Yesterday’s release of an unfavorable congressional ethics report on Nathan Deal may have been a crippling blow for his gubernatorial campaign. The just-resigned GOP Congressman stands accused of using his office and congressional staff to protect a state program from which his business profited, among other things. Read my colleague Aaron Gould Sheinin’s news article on the investigation and report here.
Deal resigned his seat immediately after voting against the Democrats’ health-care bill earlier this month. Fairly or not, his hasty departure from Congress, after an ethics investigation was known to be under way but before the results were released publicly, gives the impression that his timing was influenced by the possibility of a congressional reprimand based on the investigation.
Deal never made much of a push in the opinion polls after his surprising decision last year to enter the race. Ethics will be a major theme in this year’s elections, and it’s getting harder and harder to imagine Deal even making a GOP primary run-off. In fact, at this point, I could just as easily envision Deal finishing fifth in the GOP primary — behind (in alphabetical order) ex-Secretary of State Karen Handel, former Senate President Eric Johnson, Insurance Commissioner John Oxendine and state Rep. Austin Scott.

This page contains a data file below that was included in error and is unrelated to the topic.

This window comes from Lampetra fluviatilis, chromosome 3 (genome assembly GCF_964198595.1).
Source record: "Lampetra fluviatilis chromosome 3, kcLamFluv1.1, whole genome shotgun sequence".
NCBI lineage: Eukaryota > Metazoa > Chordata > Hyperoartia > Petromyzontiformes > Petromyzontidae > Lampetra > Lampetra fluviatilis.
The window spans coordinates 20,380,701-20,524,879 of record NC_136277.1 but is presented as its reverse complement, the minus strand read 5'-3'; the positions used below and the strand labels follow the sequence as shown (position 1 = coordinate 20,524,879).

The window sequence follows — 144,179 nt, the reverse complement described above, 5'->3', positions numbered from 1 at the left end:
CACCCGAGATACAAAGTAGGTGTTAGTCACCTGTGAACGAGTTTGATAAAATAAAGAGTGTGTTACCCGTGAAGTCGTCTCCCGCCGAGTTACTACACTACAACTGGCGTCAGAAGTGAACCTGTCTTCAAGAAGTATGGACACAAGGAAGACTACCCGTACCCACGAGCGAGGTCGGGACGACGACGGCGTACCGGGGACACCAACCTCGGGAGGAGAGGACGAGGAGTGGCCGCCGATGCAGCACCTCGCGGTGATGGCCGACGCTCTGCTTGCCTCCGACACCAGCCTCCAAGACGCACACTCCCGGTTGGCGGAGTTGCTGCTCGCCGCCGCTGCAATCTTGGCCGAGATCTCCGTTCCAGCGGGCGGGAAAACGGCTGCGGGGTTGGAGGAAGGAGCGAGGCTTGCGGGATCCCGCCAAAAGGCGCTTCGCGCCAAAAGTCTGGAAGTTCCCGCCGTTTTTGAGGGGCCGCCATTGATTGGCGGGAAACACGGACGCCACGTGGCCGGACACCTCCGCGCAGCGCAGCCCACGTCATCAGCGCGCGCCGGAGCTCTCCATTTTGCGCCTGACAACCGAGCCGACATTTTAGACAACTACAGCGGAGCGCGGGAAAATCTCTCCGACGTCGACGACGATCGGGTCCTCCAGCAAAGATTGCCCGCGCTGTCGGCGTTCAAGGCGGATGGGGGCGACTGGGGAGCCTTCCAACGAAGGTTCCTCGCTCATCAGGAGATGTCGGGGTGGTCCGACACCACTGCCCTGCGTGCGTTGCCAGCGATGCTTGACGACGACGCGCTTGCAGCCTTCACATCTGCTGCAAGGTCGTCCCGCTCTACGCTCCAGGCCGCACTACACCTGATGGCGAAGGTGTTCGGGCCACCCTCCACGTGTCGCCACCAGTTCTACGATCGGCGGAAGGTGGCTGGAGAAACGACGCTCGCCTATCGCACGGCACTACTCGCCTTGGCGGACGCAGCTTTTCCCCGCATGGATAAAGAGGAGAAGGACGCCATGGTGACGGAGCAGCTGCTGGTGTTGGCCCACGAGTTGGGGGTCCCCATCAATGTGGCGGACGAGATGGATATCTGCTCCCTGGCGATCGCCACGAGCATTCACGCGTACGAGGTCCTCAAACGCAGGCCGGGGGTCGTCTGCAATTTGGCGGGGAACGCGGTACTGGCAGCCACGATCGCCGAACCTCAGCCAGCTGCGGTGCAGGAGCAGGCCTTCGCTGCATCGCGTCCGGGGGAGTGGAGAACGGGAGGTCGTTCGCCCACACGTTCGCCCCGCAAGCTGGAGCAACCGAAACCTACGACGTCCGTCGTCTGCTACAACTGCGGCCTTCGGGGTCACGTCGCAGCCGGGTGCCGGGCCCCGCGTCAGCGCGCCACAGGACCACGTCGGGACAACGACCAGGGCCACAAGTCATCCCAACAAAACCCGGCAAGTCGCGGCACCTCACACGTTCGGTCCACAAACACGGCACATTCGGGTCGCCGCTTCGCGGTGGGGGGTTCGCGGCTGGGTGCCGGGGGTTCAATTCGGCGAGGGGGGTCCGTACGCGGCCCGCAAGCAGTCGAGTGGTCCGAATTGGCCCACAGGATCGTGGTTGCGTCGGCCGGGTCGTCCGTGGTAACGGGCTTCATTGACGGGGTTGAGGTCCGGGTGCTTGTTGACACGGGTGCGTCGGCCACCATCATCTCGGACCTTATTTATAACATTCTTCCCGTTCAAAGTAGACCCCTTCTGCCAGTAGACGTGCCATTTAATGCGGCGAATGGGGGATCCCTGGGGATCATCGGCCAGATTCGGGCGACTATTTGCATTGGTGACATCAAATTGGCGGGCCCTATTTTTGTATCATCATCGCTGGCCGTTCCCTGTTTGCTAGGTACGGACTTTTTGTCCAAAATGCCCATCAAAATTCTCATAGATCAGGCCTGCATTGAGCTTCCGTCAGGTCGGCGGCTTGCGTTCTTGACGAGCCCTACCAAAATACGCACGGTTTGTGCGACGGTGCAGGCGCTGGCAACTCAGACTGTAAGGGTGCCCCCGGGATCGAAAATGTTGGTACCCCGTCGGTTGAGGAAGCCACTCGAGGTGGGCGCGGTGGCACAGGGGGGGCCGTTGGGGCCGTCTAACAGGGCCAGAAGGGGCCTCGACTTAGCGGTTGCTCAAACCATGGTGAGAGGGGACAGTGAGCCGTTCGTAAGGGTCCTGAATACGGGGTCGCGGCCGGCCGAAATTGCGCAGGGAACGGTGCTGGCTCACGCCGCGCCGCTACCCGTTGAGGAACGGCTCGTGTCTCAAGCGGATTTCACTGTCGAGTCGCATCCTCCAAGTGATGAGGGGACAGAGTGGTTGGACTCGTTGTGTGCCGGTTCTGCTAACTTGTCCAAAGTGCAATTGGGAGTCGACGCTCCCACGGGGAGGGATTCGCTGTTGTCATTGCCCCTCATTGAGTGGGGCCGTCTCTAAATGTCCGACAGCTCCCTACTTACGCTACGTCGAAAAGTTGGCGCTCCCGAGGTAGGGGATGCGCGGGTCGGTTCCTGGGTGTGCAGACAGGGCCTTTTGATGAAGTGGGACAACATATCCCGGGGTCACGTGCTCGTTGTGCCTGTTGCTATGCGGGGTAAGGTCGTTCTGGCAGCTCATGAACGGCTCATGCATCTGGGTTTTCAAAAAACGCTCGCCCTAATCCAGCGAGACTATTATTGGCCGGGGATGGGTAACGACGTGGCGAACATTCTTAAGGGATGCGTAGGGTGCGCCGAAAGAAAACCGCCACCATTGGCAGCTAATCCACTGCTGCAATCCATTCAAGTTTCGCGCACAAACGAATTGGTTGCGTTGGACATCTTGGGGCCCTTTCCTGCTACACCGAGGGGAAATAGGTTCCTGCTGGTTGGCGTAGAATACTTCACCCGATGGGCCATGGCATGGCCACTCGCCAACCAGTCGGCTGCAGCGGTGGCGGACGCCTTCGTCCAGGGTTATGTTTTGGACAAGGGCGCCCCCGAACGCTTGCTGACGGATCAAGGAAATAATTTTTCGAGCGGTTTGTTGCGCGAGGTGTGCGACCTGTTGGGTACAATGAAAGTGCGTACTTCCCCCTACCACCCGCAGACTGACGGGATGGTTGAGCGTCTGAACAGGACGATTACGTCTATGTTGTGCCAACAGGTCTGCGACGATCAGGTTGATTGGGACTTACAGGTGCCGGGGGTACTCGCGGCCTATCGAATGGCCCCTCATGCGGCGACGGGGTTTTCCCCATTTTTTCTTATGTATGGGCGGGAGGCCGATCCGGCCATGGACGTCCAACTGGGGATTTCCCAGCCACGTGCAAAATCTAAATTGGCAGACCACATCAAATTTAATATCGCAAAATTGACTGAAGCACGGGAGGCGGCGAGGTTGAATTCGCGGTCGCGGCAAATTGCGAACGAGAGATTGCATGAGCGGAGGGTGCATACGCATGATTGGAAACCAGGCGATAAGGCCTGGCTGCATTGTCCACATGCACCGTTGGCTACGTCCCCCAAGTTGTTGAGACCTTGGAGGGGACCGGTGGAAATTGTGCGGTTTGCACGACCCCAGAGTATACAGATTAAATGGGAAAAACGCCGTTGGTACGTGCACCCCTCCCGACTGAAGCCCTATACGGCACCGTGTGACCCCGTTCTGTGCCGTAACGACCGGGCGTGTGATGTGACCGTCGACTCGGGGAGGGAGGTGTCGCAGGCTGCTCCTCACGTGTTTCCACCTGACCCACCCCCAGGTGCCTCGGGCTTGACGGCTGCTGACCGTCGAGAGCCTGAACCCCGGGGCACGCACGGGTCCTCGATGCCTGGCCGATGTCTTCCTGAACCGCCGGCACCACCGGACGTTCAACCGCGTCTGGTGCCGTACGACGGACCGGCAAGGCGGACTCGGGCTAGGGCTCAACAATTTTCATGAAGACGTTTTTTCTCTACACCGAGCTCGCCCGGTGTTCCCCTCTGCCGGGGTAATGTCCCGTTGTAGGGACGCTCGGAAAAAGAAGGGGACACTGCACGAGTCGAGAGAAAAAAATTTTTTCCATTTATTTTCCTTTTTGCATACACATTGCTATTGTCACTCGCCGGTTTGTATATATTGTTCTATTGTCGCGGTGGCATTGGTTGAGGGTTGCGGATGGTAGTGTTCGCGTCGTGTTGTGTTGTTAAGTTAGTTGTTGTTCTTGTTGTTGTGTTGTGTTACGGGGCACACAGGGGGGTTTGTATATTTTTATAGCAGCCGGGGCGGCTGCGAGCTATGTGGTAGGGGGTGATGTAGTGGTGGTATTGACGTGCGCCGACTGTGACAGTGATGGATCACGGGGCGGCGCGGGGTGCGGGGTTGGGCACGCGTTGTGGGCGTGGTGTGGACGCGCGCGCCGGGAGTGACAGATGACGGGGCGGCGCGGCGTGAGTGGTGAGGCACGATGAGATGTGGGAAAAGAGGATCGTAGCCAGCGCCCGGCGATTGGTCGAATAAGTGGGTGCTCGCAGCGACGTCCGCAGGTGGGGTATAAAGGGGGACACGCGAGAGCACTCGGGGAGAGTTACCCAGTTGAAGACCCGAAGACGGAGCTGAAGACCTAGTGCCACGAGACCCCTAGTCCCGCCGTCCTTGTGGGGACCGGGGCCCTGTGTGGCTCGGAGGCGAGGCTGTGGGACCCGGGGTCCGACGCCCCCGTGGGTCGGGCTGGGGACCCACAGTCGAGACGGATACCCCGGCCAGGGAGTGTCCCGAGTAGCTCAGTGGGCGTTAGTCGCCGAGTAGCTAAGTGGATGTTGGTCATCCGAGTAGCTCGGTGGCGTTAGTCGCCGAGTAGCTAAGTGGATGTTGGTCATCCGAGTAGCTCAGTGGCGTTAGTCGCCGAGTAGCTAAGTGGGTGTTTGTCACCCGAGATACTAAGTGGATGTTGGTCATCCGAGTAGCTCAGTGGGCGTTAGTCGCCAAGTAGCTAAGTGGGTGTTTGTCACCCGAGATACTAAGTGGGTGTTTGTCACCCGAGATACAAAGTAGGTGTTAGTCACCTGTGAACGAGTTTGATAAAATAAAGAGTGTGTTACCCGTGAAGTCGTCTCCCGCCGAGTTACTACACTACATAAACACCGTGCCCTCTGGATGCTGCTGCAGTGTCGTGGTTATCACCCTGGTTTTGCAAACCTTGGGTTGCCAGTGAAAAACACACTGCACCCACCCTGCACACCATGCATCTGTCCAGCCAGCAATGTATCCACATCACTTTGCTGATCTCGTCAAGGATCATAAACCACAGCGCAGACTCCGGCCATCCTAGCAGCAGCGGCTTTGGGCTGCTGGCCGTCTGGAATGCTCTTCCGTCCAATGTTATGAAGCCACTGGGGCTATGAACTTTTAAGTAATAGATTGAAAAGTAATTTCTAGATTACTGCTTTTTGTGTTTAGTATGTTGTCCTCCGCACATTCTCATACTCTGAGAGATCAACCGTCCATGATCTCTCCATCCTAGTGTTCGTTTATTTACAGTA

One thing in Deal’s favor is the fact that, as of the last reporting deadline, he had nearly $1 million in cash on hand — although some $250,000 of that is a bank line of credit secured by $250,000 in campaign contributions. So, the actual total may be smaller, depending on his fund raising over the past three months.
If Deal wants to remove some of the bitterness from the end of his 17-year tenure in Washington, he could set aside some of his campaign funds to reimburse the local governments that will have to hold a special election to fill the 10 months remaining in his term.
The Gainesville Times, Deal’s hometown paper, reports that the special election will cost as much as $240,000 for the 15 north Georgia counties in the Ninth Congressional District. (H/t: Peach Pundit.) At a time when every penny counts for local government budgets, that’s nothing to sneeze at. But it’s an amount which the Deal campaign could probably cover if it made the decision now to do so.
Such a choice would effectively signal the end of his gubernatorial campaign. But that end seems near anyway. Deal could spend his campaign chest trying to blame his accusers, or he could choose this more graceful way to exit Georgia’s political stage.